Eating @ (Cafe) Roots

– Shashwat DC

While, we as Indians are much aware and sensitised about the need and potential of solar energy, there are hardly any places that IMG_20150206_151105we actually come across solar solutions at work. Solar Panels are often hooked up on rooftops, away from the glare or are installed on pieces of land that are designated as wasteland. Thus in a manner, the solar energy solutions are too bulky and too complex to be comprehended in our everyday lives. They are meant to be a panacea for all our energy ills, except that, we are not too sure of how this panacea works.

But, what if the complexity could be reduced? What if, these solar panels could be discretely brought into our everyday setting, without jutting out like a sore thumb? What if, we could see the power and utility of the same in our daily practical guide? After all things like sustainability and renewable energy are for educated engineers, not for a lay man, right?

Wrong!  It really isn’t so, if you drop by for a meal at Cafe Roots in Gurgaon. This motley restaurant located inside the Rajiv Gandhi Renewable Energy Park (RGREP) is a brilliant example of making sustainability seem practical, simple and worth our while. With most of its systems (apparently all, but I could not get it confirmed) run on power generated by solar panels. There are no fans at the place, every  One can see these solar panels installed all over the place aesthetically. Within close proximity, is a resource centre, where you can find some details on renewable energy, waste management, water conservation, etc. The place is run by a Not For Profit, called Advit.

IMG_20150206_151326The ambiance of the place is truly riveting. There is an element of rustic ruralism in the whole feel, with a thatched bamboo hut, wooden chairs, clay pots, and yellow lamps. There is an open seating area too, where you can sit and eat under the shade of the tree, with a few stray birds chirping around you.

The food at the place is pretty simple, with things like poha, and other stuff. The only non-veg thing on the menu is eggs, and you have interesting dish names like Kejriwal Sandwich (which is simply 2 pieces of bread clumped with egg), railway masala omlette sandwich and so on. They serve lunch kind of stuff post 12 noon, wherein they include things like Wai Wai Bhel, Moong Dal Khichdi, and Pasta Monay. A recent addition is the Nepali Thali (pictured herein) which has an interesting bread made from maida and beetroot. There is also a solar cooked kheer on the menu, but apparently it is no great jigs.

Presentation of food is unique too, they first provide you a menu card in a jute jacket, accompanied with a small notepad and a pen to note your orders. The food is served on ceramic plates, and bowls. While drinks like nimbu-paani and rest are served in reused glass jars that IMG_20150206_152846come along jams and pickles. That’s a great idea for reuse and recycling.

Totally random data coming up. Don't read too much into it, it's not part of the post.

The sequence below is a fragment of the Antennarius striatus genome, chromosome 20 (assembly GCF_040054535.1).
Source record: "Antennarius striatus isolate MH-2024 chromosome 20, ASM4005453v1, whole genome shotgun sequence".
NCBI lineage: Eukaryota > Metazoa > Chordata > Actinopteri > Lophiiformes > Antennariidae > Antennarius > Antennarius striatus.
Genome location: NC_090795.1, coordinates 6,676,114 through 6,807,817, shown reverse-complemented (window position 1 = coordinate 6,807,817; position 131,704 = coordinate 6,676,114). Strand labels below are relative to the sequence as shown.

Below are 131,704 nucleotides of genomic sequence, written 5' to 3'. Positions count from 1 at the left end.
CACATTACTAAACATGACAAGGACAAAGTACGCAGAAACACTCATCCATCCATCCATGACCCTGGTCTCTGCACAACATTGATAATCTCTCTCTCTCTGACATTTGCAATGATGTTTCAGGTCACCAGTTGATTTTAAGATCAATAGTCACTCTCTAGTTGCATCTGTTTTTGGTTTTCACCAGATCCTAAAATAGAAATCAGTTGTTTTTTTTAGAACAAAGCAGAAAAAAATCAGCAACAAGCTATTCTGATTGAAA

But like every good thing has a blemish this one has too. First, quite like the food, the service is pretty slow and relaxed, not the kind that you appreciate when on a lunch-break between work. Second and most importantly, there is no one out there who can provide information or knowledge about the renewable energy and how it is used. I roamed around the cafe, admiring panels distilling water and asking for people who could explain things for me, but sadly there was none. Also, there is little or no information available online about the restaurant and its usage of renewable energy. There are plenty of reviews of the restaurants on various sites, but there is precious little on how much power is generated through the panels, how much is consumed and how, things like that. There is no FB page or a dedicated website for the restaurant, and that is such a shame.

Sustainable restaurants are a big thing abroad. Entrepreneurs have been able to craft for themselves a special niche in this domain. The difference is, that when it comes to sustainability abroad, they examine the complete lifecycle impact, right from where the food is sourced to how the waste is composted. While energy consumption is still a big negative aspect in restaurant business. One has to look at the entire lifecycle, and not things in a silo. In fact, there are awards for best sustainable restaurants based on the practices and some of them even publish a sustainability report. Take a look at the TED talk by Arthur Potts Dawson, who creates such amazing places. In this video herein, he states, “Everything in nature is used up in a closed continuous cycle with waste being the end of the beginning, and that’s been something IMG_20150206_151132that’s been nurturing me for some time, and it’s an important statement to understand. If we don’t stand up and make a difference and think about sustainable food, think about the sustainable nature of it, then we may fail.”

In comparison to these path-breaking international ventures, Cafe Roots is a very small one. There is much that can still be done in terms of engagement and information dissemination. But yes, it is a good and heartening beginning. The cafe simplifies solar energy for us, rather than all those mega panels that create GWs of energy, we have a simple one here making a tasty little kheer. We need more such roots to dig within the system and bring about a change. In that regards, this little place has got its heart in the right place. So, don’t forget to visit this place and be rooted for a while. And yes, don’t be in a hurry, when you get there, cause nature never is.

Location: Sector 29, Rajiv Gandhi Renewable Energy Park, Leisure Valley, Sector 29, Gurgaon


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